AS IT HAPPENS: Davos 2020 Day Four – global economy, climate change, and digital future

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Updated 24 January 2020

AS IT HAPPENS: Davos 2020 Day Four – global economy, climate change, and digital future

  • Discussions on the digital world, environment, and gender are set for today

It is the last day of the World Economic Forum 2020 today in Davos, Switzerland, where world leaders are gathered to talk about global issues including technology, health, business and economics.

Discussions on the digital world, environment, and gender are set for today. United Nations Secretary-General Antonio Guterres is speaking in one of the sessions.

Follow our coverage here:

16:00 - Børge Brende, President of World Economic Forum, takes the podium to give his closing remarks, after four days of jampacked agenda.

He enumerated the important deals and agreements made throughout the forum, and ended his speech referring to the ongoing crisis in China with the coronavirus.

"Last, but extremely important, CEPI (the Coalition for Epidemic Preparedness Innovations) today announced three programmes to develop vaccines against the Coronavirus," he said.

14:00 - As the Forum draws to a close, a panel discussion on the outlook of global economy opens.

On stage are Steven Mnuchin, US Secretary of the Treasury; Olaf Scholz, Vice-Chancellor and Federal Minister of Finance of Germany; Kristalina Georgieva, Managing Director, International Monetary Fund; Haruhiko Kuroda, Governor, Bank of Japan; Christine Lagarde, President, European Central Bank.




A session titled "Global Ecnomic Outlook" at the World Economic Forum in Davos, Switzerland. (Screengrab)

IMF's Georgiva opens the discussion with a positive note on economic growth globally.

"We are projecting growth this year at 3.3 percent, next year at 3.4 percent - this is clearly an improvement vis-a-vis the record low of last year at 2.9 percent,” she said.

 

 

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12:15 - Health and medical experts talk about cancer care and treatment, and it's future.

 

 

One of the panelists, Shamsheer Vayalil, Chairman and Managing Director of VPS Healthcare, said "There is a social aspect of cancer care. There are people who cannot get basic access to care, so we have a lot of social responsibility."


Riot police on Greek islands as work begins on new migrant camps

Updated 25 February 2020

Riot police on Greek islands as work begins on new migrant camps

  • There are more than 38,000 migrants crowded into camps on the Greek islands of Lesbos, Samos, Chios, Leros and Kos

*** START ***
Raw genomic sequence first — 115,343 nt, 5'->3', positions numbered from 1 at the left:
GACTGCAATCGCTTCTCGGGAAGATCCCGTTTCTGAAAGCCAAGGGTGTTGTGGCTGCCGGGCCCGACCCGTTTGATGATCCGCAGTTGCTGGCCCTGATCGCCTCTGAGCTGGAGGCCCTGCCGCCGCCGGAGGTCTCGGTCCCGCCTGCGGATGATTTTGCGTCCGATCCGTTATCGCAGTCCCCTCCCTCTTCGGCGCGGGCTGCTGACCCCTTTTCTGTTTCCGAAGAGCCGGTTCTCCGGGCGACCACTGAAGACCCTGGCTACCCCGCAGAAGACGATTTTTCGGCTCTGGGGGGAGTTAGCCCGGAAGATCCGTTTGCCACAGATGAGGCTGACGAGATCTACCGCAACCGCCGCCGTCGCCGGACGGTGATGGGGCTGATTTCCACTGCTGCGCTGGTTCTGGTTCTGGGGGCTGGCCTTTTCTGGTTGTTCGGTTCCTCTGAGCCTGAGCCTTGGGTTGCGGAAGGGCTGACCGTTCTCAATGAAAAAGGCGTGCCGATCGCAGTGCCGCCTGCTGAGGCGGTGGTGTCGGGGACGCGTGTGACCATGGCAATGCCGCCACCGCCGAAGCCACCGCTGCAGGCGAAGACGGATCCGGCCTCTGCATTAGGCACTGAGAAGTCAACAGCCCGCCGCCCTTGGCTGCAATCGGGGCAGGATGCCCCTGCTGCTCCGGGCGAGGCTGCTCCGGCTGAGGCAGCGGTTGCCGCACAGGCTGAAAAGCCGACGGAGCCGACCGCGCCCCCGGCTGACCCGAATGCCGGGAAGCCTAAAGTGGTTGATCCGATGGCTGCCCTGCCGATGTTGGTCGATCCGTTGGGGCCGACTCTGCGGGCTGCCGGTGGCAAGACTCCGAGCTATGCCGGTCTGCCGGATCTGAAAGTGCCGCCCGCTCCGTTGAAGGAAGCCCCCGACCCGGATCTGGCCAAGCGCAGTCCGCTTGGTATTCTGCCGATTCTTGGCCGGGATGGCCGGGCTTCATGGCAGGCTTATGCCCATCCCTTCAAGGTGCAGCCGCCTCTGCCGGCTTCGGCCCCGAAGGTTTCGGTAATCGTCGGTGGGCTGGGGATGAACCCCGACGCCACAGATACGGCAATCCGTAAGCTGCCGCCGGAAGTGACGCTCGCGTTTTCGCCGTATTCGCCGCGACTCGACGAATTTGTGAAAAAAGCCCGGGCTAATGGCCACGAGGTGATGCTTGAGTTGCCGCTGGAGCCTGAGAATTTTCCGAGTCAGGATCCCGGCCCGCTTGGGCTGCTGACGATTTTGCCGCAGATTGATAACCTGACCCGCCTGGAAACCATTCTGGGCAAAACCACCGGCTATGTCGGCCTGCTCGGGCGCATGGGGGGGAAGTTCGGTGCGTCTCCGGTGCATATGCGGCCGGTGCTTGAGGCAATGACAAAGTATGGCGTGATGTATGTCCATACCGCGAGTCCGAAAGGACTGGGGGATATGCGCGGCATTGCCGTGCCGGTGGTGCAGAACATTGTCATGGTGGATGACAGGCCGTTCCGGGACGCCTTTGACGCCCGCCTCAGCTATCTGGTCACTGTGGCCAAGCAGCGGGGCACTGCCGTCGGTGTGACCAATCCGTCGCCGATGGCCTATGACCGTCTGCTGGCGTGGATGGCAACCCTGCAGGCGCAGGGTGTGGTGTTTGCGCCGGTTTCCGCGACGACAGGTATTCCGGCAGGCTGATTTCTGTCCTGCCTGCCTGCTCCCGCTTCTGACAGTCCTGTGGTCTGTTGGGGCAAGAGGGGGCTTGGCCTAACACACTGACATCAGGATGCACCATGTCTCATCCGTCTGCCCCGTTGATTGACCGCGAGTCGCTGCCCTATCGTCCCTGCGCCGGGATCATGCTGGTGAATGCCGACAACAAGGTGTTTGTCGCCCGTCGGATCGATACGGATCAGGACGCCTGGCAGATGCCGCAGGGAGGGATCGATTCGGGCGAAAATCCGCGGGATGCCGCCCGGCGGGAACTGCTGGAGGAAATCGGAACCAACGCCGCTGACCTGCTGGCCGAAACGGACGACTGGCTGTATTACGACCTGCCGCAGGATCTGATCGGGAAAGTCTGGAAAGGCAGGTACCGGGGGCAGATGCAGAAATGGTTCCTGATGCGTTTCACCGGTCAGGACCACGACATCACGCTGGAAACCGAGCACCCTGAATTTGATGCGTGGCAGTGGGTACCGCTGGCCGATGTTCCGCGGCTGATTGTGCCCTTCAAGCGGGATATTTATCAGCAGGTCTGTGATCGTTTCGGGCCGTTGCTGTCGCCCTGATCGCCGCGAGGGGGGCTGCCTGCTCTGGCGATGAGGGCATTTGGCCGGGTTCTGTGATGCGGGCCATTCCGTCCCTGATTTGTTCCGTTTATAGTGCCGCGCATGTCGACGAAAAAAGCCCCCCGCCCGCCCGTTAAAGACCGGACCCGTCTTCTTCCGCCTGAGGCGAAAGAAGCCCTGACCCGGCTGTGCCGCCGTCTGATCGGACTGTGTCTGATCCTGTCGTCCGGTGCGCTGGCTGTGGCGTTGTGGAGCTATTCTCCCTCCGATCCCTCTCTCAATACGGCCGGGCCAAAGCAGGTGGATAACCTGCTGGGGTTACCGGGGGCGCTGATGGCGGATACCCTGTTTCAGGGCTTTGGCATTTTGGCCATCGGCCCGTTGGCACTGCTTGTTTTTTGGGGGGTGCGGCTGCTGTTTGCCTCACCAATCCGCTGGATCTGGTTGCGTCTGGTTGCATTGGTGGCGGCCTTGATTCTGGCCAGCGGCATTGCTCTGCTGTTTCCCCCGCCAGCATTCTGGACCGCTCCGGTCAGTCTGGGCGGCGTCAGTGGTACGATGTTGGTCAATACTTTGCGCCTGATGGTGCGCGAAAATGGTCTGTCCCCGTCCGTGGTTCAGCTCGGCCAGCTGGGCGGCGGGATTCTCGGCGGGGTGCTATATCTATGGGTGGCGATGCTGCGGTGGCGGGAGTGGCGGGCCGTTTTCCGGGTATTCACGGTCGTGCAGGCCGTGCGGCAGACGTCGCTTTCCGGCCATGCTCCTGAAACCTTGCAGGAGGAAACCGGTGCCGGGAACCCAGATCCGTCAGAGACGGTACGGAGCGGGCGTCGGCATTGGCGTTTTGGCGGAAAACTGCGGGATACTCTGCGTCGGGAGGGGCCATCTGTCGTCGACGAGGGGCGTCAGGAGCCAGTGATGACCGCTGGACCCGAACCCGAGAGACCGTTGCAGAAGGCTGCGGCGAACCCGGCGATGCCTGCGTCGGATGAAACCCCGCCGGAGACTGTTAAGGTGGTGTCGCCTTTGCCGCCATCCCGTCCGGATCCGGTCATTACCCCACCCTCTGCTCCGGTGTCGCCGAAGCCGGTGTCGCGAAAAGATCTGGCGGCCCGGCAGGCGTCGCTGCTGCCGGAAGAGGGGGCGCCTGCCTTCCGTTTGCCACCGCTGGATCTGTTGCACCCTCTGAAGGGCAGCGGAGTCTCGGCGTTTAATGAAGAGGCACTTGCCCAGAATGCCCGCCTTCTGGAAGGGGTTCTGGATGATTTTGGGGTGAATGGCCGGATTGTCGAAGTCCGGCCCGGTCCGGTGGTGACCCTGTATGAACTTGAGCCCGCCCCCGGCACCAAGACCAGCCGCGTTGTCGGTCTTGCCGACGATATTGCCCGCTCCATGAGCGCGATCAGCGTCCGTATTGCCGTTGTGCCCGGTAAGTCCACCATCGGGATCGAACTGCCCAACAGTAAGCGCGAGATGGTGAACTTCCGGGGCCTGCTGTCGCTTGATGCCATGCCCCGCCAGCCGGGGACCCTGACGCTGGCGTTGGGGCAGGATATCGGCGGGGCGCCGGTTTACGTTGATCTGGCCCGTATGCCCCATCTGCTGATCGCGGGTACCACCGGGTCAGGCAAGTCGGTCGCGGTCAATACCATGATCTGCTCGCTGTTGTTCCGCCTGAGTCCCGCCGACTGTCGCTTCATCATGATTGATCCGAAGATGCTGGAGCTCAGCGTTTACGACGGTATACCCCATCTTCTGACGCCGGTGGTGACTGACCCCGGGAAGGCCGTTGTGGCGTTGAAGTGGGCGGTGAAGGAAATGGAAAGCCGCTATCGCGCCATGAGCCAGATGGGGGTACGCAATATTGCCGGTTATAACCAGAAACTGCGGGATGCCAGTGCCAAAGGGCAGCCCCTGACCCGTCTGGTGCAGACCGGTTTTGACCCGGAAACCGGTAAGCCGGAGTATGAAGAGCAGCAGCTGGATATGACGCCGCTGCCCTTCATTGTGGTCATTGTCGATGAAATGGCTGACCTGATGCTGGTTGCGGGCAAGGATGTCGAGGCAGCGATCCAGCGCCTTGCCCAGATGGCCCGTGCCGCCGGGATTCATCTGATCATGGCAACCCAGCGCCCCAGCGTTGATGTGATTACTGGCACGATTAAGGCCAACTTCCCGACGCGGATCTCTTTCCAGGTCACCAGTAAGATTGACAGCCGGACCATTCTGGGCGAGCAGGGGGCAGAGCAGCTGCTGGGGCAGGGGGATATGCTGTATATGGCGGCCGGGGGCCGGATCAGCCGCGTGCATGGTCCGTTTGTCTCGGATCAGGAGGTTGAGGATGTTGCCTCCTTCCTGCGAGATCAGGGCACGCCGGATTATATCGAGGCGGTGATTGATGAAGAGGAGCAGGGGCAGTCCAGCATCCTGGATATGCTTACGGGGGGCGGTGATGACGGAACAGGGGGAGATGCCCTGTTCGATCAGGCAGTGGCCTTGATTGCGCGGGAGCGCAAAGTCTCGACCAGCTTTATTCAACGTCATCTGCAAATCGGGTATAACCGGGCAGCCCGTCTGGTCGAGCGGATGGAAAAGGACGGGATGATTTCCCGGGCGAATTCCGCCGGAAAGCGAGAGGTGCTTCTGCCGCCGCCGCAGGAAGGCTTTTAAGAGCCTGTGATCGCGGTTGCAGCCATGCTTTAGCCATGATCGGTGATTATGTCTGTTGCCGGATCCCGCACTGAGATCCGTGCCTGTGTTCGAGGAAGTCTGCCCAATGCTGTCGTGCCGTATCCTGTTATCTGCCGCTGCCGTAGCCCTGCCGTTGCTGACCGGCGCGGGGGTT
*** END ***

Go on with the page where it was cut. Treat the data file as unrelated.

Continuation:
• The UN’s refugee chief on Friday called for urgent action to address the “shocking and shameful” conditions migrants are forced to live in

ATHENS: Riot police were dispatched to the Greek islands of Lesbos and Chios on Tuesday as the government plowed ahead with the construction of controversial new migrant camps, officials said.

At the harbors of both islands, where hundreds of local residents had gathered, police used tear gas to clear the way for security force reinforcements and construction machinery, a police source told AFP.

At Chios harbor on Mesta, some hooded protesters threw stones as scores of riot police disembarked, TV footage showed.

Residents have parked cars and garbage trucks on roads leading to the camp sites, which are to house up to 7,000 people each, in an attempt to hobble their construction.

“There are roadblocks. We will intervene where necessary,” a police source told AFP.

After weeks of fruitless talks with local authorities, Prime Minister Kyriakos Mitsotakis over the weekend insisted that the plan would go ahead despite opposition.

“The works will begin immediately and will be completed. There is no turning back,” he told conservative party cadres on Sunday.
Main opposition leftist party Syriza has accused the government of undemocratic behavior.

“We will not allow Mr. Mitsotakis and his government to turn the islands into a battle ground,” said Syriza spokesman Alexis Charitsis.

There are more than 38,000 migrants crowded into camps on the Greek islands of Lesbos, Samos, Chios, Leros and Kos despite an official capacity of just 6,200.

Island officials and residents have told the Greek government that after five years on the front lines of the European migration crisis, they are no longer prepared to accept thousands of asylum-seekers.

The conservative government which came to power in July has announced that the camps on Lesbos, Samos and Chios will be shut down this year, to be replaced with new, smaller facilities that are to be operational by mid-2020.

But while the Mitsotakis administration tries to alleviate the problem by relocating thousands of migrants to other parts of Greece, many communities on the mainland have also stonewalled the move.

The UN’s refugee chief on Friday called for urgent action to address the “shocking and shameful” conditions migrants are forced to live in at reception centers on the Greek islands.

The United Nations High Commissioner for Refugees (UNHCR) Filippo Grandi said swift measures were needed to reduce overcrowding and improve living conditions on the islands prioritising water, sanitation and health care, as the winter weather was exacerbating the situation.